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Holders Committee Continues Investigation Of Beachfront Office
BY DOUG R UTTER
An investigation continues into
alleged violations of building code,
health department and coastal man
agement regulations at a Holden
Beach real estate office.
The committee formed two weeks
ago to look into complaints about
Cuaaiai Dcvciupmcui ol Rcaiiys
beachfront office hxi nol completed
its fact-finding mission as of Mon
Commissioner Jim Foumier. who
is heading up the committee, said
Tuesday he hoped to wrap up the in
vestigation soon so the town can
send a report to the N.C. Division of
The state agency requested a town
investigation after receiving a writ
ten complaint from C.H. Osbom,
who owns a home next to the real
estate ottice at 131 Ocean Blvd.
In a Feb. 28 letter to Coastal
Management's regional office in
Wilmington. Osbom alleges that the
building violates occanfront setback
9. Guiiinc drawing
10. Scottish dish
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20. Old and torn
on Page 7-Q
requirements and stale septic tanks
Osbom also claims he was not
notified prior to construction and
that neither the general contractor
nor electrical contractor who worked
on the office was licensed for com
houmier reported at Monday
night's town meeting that it's stil!
unclear whether adjacent property
owners were notified prior to con
struction of the spacious office.
The town has in its files a form
signed by Coastal Development
owner Mark Saunders stating that
adjaccnt landowners were notified
of construction plans. However,
Saunders does not have registered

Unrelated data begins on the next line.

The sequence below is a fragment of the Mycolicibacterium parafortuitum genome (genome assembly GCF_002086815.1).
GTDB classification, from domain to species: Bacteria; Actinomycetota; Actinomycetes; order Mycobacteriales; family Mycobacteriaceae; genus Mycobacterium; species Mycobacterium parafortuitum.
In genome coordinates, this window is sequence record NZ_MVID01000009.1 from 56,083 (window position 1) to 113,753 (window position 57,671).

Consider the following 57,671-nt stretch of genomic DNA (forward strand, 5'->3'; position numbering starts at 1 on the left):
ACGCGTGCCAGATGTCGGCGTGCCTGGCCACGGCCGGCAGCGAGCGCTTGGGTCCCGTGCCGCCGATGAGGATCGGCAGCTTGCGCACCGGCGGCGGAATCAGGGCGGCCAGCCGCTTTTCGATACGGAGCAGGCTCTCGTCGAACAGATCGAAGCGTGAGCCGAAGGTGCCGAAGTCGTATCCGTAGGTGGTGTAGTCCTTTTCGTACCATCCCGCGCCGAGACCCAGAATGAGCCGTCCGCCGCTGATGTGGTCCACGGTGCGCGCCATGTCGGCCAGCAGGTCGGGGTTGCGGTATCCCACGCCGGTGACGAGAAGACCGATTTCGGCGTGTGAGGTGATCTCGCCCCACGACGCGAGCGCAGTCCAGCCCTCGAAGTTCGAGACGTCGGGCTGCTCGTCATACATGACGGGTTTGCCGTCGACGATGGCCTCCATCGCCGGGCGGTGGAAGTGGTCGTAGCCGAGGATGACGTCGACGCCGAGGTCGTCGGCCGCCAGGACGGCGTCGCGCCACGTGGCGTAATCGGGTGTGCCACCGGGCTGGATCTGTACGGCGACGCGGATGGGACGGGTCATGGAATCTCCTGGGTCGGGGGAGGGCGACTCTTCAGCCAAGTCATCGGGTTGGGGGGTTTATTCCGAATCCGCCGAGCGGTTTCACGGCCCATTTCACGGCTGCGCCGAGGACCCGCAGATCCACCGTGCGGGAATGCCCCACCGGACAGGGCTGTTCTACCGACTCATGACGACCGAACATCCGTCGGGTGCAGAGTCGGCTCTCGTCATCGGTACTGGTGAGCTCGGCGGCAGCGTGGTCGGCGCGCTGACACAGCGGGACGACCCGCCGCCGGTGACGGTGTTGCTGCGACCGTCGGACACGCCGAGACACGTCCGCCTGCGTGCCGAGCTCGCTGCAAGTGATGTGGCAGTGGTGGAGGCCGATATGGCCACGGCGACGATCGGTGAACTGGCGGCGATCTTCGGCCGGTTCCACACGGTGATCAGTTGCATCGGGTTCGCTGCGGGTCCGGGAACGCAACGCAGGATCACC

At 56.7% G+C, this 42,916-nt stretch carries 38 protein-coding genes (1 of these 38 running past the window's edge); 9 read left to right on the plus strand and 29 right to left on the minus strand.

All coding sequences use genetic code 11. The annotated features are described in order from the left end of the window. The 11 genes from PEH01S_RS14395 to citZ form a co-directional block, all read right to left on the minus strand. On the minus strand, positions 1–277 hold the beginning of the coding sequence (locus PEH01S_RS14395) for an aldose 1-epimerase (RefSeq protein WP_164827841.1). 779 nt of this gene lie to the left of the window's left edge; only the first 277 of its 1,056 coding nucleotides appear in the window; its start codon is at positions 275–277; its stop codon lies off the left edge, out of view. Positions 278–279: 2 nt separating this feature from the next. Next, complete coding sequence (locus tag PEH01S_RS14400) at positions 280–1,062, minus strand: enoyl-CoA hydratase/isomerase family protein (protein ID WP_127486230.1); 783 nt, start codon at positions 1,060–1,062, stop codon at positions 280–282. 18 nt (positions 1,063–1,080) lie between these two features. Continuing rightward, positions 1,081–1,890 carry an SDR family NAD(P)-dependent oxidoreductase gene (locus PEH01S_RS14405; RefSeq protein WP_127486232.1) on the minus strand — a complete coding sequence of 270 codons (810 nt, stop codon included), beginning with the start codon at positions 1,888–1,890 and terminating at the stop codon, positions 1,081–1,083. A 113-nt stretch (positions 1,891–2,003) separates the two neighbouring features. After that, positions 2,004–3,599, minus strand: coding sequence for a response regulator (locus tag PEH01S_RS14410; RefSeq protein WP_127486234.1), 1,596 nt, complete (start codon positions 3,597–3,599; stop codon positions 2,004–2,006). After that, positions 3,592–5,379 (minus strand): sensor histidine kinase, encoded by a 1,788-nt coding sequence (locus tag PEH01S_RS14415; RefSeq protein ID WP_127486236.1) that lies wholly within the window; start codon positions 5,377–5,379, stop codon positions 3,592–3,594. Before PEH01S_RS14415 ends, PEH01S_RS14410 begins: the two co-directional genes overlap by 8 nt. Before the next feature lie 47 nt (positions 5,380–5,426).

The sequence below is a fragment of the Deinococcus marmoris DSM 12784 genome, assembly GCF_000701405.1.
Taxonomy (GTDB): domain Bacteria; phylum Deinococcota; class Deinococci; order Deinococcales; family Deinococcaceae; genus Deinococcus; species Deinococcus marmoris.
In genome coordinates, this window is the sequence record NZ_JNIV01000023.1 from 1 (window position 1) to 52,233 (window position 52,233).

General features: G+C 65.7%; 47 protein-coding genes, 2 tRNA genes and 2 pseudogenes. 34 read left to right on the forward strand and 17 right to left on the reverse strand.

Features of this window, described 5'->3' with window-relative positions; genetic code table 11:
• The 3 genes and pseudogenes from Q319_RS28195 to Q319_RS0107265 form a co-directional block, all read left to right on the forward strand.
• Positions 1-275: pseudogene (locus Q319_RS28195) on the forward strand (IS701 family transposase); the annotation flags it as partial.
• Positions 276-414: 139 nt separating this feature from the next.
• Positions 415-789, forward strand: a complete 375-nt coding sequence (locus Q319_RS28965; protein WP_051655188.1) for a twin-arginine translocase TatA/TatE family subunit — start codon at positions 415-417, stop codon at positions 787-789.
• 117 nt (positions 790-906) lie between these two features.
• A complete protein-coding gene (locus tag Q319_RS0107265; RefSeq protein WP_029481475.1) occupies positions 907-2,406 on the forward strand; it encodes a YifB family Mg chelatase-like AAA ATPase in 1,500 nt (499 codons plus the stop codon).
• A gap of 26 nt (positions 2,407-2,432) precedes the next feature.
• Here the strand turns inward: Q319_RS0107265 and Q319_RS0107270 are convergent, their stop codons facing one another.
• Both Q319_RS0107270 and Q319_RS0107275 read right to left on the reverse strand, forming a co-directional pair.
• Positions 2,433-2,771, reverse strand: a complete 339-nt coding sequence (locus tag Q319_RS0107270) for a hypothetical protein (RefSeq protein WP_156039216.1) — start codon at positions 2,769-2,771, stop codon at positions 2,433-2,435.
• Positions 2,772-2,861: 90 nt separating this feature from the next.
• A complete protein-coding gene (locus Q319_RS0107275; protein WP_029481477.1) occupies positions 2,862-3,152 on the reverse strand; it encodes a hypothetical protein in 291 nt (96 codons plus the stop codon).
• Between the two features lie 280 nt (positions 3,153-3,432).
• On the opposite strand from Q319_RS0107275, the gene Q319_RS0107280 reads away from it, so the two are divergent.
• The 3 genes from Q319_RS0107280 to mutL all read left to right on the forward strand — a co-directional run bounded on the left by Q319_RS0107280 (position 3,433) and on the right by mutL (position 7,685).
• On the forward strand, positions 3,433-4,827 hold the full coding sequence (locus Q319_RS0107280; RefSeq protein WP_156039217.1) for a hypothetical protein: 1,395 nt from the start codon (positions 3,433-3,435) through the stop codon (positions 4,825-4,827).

mail receipts to prove that the letters
"I don't know where you put the
burden of proof," Fournier said
Tuesday. "We certainly can't prove
that he didn't send the notices."
Fournier said the committee is
still looking into allegations that part
of the septic tank system that serves
the office building has been covered
with pavement in violation of state
A recent letter from a Brunswick
County Health Department official
to Saunders says that a sign was
constructed over the septic system's
nitrification field and that pavement
was placed over the repair arcs.
Bruce Withrow, environmental
health program specialist, states in
the March 31 letter that the viola
tions must be corrected by removing
the pavement, restoring the site to its
original state and providing a physi
cal barrier between the septic system
and repair area.
However. Fournier said he has re
ceiveo mixed signals from the coun
ty health department concerning the
removal of pavement.
During a recent conversation with
Health Director Michael Rhodes,
Fournier was told the county does
not usually require property owners
to remove pavement that is placed
over septic systems.
Foumier said Rhodes told him the
county requires removal of pave
ment only in cases where the septic
"I never have seen a lot of con
crete torn up on Holdcn Beach, and
I'm sure there =?.re a lot of septic
tanks paved over." Foumier said.
"I'm sure you could stand a? Mark's
place and throw rocks on a half
dozen of them."
In his complaint to Coastal Man
agement. Osborn also staled that the
county septic tank permit was issued
for nine occupants and Coastal
Development had a staff of 13 as of
Foumier said a Feb. 10 letter from
Saunders to the health department
stafcd that a "significant portion" of
Coastal Development's employees
work in the field and not in the of
Saunders included with his letter
copies of town water bills that show
an average usage of 13# gallons per
day (gpd). The county septic tank
permit was issued for 225 gpd.
Foumier said he is waiting for
Building Inspector Claude Spellman
to gather information on the size of
the building as it relates to the
ocean front setback and the contrac
tors used during construction.
Gncc lite wiimuiiiC wmpiciu ii?
investigation, Foumier said he will